Jörg C Gerlach

University of Pittsburgh, Pittsburgh, Pennsylvania, United States

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Publications (108)

  • Roger Esteban-Vives · Matthew T Young · Toby Zhu · [...] · Jörg C.Gerlach
    [Show abstract] [Hide abstract] ABSTRACT: Non-cultured, autologous cell-spray grafting is an alternative to mesh grafting for larger partial- and deep partial-thickness burn wounds. The treatment uses a suspension of isolated cells, from a patient's donor site skin tissue, and cell-spray deposition onto the wound that facilitates re-epithelialization. Existing protocols for therapeutic autologous skin cell isolation and cell-spray grafting have defined the donor site area to treatment area ratio of 1:80, substantially exceeding the coverage of conventional mesh grafting. However, ratios of 1:100 are possible by maximizing the wound treatment area with harvested cells from a given donor site skin tissue according to a given burn area. Although cell isolation methods are very well described in the literature, a rational approach addressing critical aspects of these techniques are of interest in planning clinical study protocols. We considered in an experimental study the cell yield as a function of the donor site skin tissue, the cell density for spray grafting, the liquid spray volume, the sprayed distribution area, and the percentage of surface coverage. The experimental data was then used for the development of constants and mathematical equations to give a rationale for the cell isolation and cell-spray grafting processes and in planning for clinical studies.
    Article · Aug 2016 · Burns
  • Roger Esteban-Vives · Myung Sun Choi · Matthew T. Young · [...] · Jörg C. Gerlach
    [Show abstract] [Hide abstract] ABSTRACT: Partial and deep partial-thickness burn wounds present a difficult diagnosis and prognosis that makes the planning for a conservative treatment versus mesh grafting problematic. A non-invasive treatment strategy avoiding mesh grafting is often chosen by practitioners based on their clinical and empirical evidence. However, a delayed re-epithelialization after conservative treatment may extend the patient's hospitalization period, increase the risk of infection, and lead to poor functional and aesthetic outcome. Early spray grafting, using non-cultured autologous cells, is under discussion for partial and deep partial-thickness wounds to accelerate the re-epithelialization process, reducing the healing time in the hospital, and minimizing complications. To address planning for future clinical studies on this technology, suitable indications will be interesting. We present case information on severe second-degree injuries after gas, chemical, electrical, gasoline, hot water, and tar scalding burns showing one patient per indication. The treatment results with autologous non-cultured cells, support rapid, uncomplicated re-epithelialization with aesthetically and functionally satisfying outcomes. Hospital stays averaged 7.6±1.6 days. Early autologous cell-spray grafting does not preclude or prevent simultaneous or subsequent traditional mesh autografting when indicated on defined areas of full-thickness injury.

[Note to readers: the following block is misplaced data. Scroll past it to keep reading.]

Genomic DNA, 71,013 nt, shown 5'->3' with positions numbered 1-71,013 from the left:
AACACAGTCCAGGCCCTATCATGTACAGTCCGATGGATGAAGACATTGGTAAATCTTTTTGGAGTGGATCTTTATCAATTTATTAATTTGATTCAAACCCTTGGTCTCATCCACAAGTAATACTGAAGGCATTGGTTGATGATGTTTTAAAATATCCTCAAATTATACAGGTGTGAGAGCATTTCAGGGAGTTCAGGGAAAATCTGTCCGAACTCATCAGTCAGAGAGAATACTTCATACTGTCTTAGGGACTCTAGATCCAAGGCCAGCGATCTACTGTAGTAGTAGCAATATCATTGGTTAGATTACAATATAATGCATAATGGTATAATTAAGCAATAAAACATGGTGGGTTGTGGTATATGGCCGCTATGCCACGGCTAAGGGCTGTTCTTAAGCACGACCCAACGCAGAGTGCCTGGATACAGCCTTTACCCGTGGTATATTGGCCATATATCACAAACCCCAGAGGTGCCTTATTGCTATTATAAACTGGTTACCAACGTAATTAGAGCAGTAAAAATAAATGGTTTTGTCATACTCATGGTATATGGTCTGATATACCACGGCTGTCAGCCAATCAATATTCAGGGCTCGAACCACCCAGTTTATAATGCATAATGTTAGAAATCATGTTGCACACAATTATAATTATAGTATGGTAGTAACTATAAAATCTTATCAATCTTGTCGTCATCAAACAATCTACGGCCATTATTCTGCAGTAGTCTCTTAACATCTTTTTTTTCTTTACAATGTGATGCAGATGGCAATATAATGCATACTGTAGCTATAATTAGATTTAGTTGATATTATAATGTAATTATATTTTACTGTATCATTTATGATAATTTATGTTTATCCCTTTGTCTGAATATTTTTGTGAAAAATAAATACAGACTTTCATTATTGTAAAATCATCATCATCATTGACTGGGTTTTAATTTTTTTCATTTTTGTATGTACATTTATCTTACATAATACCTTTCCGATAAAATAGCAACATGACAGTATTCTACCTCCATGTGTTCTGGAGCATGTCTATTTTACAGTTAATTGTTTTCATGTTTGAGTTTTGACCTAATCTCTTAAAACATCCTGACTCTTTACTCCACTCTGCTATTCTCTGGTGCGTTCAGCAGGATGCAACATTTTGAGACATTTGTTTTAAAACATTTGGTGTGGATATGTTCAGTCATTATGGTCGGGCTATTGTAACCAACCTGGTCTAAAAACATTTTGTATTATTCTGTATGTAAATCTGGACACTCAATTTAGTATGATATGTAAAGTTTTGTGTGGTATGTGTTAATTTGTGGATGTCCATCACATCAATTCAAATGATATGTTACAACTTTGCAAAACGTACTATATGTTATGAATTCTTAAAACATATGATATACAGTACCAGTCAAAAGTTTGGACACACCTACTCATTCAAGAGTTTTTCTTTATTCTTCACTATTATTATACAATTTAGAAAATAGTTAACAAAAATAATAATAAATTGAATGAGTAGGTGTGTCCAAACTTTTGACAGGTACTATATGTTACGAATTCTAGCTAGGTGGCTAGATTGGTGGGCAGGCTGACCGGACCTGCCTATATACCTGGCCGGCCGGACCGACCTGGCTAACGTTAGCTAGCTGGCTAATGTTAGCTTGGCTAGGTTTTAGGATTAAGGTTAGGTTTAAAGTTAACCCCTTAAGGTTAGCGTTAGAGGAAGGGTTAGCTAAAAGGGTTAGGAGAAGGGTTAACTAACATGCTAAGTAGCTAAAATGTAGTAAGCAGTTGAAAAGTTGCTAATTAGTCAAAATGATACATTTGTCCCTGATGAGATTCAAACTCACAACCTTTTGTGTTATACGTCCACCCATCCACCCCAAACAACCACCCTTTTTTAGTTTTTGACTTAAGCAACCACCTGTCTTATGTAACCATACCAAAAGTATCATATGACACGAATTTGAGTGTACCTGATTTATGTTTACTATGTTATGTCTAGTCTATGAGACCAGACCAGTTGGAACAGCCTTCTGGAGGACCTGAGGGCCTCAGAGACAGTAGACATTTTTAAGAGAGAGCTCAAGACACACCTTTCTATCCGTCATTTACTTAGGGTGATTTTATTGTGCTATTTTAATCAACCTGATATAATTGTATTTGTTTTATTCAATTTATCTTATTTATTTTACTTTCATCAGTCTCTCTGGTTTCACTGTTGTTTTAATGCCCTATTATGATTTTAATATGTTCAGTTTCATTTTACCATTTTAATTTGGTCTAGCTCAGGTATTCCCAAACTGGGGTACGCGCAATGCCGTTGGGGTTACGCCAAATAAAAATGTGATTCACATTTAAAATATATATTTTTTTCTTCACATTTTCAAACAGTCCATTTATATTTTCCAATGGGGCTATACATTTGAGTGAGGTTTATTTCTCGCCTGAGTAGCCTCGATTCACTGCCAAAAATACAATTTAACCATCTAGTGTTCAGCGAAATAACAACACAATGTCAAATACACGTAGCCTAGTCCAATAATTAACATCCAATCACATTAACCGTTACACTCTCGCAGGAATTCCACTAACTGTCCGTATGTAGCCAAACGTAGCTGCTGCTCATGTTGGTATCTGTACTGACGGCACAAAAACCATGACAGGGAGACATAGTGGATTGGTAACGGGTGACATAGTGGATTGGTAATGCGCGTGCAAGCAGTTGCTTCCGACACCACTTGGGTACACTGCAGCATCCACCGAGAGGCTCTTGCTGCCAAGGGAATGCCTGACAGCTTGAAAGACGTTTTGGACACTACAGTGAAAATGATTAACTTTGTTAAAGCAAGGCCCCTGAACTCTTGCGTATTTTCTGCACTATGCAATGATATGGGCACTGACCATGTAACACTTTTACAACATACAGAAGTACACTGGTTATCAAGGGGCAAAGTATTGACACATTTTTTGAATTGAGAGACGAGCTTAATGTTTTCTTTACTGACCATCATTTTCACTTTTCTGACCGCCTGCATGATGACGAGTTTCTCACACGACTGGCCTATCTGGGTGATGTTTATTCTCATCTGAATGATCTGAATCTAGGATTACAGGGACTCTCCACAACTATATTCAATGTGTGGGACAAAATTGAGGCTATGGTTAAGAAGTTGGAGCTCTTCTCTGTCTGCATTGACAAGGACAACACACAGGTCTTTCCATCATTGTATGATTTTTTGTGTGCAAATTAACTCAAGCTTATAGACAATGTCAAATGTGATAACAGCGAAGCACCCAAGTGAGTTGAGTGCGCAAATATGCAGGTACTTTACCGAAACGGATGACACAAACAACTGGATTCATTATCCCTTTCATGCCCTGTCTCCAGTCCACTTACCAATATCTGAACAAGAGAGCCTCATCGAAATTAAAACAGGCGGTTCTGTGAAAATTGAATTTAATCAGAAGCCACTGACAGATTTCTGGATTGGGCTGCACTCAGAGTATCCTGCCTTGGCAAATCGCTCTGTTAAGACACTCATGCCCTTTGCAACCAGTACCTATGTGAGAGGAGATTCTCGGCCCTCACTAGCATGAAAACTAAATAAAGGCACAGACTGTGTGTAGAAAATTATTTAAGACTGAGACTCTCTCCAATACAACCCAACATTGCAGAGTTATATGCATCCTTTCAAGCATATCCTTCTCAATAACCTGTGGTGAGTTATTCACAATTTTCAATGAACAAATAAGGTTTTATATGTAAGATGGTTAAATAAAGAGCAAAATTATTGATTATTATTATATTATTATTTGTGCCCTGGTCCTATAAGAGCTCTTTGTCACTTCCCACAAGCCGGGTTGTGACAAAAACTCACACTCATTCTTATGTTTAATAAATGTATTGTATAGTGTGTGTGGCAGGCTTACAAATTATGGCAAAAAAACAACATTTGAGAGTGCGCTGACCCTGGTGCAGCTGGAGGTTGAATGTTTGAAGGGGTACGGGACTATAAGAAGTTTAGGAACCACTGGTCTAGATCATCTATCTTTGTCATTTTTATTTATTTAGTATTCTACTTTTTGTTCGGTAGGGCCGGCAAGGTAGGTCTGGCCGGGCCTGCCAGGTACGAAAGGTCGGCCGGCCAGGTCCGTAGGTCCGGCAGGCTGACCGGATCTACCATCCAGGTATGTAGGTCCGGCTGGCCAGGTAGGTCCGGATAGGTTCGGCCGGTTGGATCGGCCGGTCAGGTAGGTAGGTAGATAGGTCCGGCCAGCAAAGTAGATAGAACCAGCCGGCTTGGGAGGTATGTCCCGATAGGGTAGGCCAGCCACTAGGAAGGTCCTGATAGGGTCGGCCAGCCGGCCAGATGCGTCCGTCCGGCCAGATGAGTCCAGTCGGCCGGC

Article · Aug 2016 · Burns
  • Eva Schmelzer · Jörg C Gerlach
    [Show abstract] [Hide abstract] ABSTRACT: The creation of larger-scale three-dimensional tissue constructs depends on proper medium mass and gas exchange, as well as removal of metabolites, which cannot be achieved in conventional static two-dimensional petri dish culture. In cultures of tissue-density this problem can be addressed by decentral perfusion through artificial micro-capillaries. While the static medium exchange in petri dishes leads to metabolite peaks, perfusion culture provides a dynamic medium supply, thereby preventing non-physiological peaks. To overcome the limitations of conventional static two-dimensional culture, a three-dimensional perfusion bioreactor technology has been developed, providing decentral and high-performance mass exchange as well as integral oxygenation. Similar to organ systems in vivo, the perfusion with medium provides nutrition and removes waste metabolites, and the perfusion with gas delivers oxygen and carbon dioxide for pH regulation. Such bioreactors are available at various dimensions ranging from 0.2 to 800 mL cell compartment volumes (manufactured by StemCell Systems, Berlin, Germany). Here, we describe in detail the setup and maintenance of a small-scale 4-chamber bioreactor with its tubing circuit and perfusion system.
    Article · Apr 2016 · Methods in molecular biology (Clifton, N.J.)
  • Eva Schmelzer · Patrick Over · Bruno Gridelli · Jörg C. Gerlach
    [Show abstract] [Hide abstract] ABSTRACT: Advancement in thermal three-dimensional printing techniques has greatly increased the possible applications of various materials in medical applications and tissue engineering. Yet, potential toxic effects on primary human cells have been rarely investigated. Therefore, we compared four materials commonly used in thermal printing for bioengineering, namely thermally printed acrylonitrile butadiene styrene, MED610, polycarbonate, and polylactic acid, and investigated their effects on primary human adult skin epidermal keratinocytes and bone marrow mesenchymal stromal cells (BM-MSCs) in vitro. We investigated indirect effects on both cell types caused by potential liberation of soluble substances from the materials, and also analyzed BM-MSCs in direct contact with the materials. We found that even in culture without direct contact with the materials, the culture with MED610 (and to a lesser extent acrylonitrile butadiene styrene) significantly affected keratinocytes, reducing cell numbers and proliferation marker Ki67 expression, and increasing glucose consumption, lactate secretion, and expression of differentiation-associated genes. BM-MSCs had decreased metabolic activity, and exhibited increased cell death in direct culture on the materials. MED610 and acrylonitrile butadiene styrene induced the strongest expression of genes associated to differentiation and estrogen receptor activation. In conclusion, we found strong cell-type-specific effects of the materials, suggesting that materials for applications in regenerative medicine should be carefully selected not only based on their mechanical properties but also based on their cell-type-specific biological effects. Electronic supplementary material The online version of this article (doi:10.1007/s40846-016-0118-z) contains supplementary material, which is available to authorized users.